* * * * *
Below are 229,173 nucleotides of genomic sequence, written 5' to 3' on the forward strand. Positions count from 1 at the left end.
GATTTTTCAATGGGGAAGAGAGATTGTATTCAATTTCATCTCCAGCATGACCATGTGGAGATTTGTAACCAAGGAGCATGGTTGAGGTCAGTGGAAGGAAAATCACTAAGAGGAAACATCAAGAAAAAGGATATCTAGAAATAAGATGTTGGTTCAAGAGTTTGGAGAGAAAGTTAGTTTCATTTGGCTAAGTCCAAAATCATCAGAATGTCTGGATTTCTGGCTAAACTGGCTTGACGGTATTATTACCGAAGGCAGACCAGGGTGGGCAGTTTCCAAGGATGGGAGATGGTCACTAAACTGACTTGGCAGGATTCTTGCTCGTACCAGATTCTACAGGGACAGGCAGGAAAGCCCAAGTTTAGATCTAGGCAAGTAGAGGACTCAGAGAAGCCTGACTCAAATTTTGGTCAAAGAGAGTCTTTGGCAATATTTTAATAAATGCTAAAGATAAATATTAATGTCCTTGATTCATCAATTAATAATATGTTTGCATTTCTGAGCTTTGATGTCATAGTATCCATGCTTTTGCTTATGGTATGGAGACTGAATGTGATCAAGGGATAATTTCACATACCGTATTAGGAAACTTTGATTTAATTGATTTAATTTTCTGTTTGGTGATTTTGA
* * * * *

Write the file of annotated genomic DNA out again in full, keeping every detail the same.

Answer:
Below are 229,173 nucleotides of genomic sequence, written 5' to 3' on the forward strand. Positions count from 1 at the left end.
GATTTTTCAATGGGGAAGAGAGATTGTATTCAATTTCATCTCCAGCATGACCATGTGGAGATTTGTAACCAAGGAGCATGGTTGAGGTCAGTGGAAGGAAAATCACTAAGAGGAAACATCAAGAAAAAGGATATCTAGAAATAAGATGTTGGTTCAAGAGTTTGGAGAGAAAGTTAGTTTCATTTGGCTAAGTCCAAAATCATCAGAATGTCTGGATTTCTGGCTAAACTGGCTTGACGGTATTATTACCGAAGGCAGACCAGGGTGGGCAGTTTCCAAGGATGGGAGATGGTCACTAAACTGACTTGGCAGGATTCTTGCTCGTACCAGATTCTACAGGGACAGGCAGGAAAGCCCAAGTTTAGATCTAGGCAAGTAGAGGACTCAGAGAAGCCTGACTCAAATTTTGGTCAAAGAGAGTCTTTGGCAATATTTTAATAAATGCTAAAGATAAATATTAATGTCCTTGATTCATCAATTAATAATATGTTTGCATTTCTGAGCTTTGATGTCATAGTATCCATGCTTTTGCTTATGGTATGGAGACTGAATGTGATCAAGGGATAATTTCACATACCGTATTAGGAAACTTTGATTTAATTGATTTAATTTTCTGTTTGGTGATTTTGA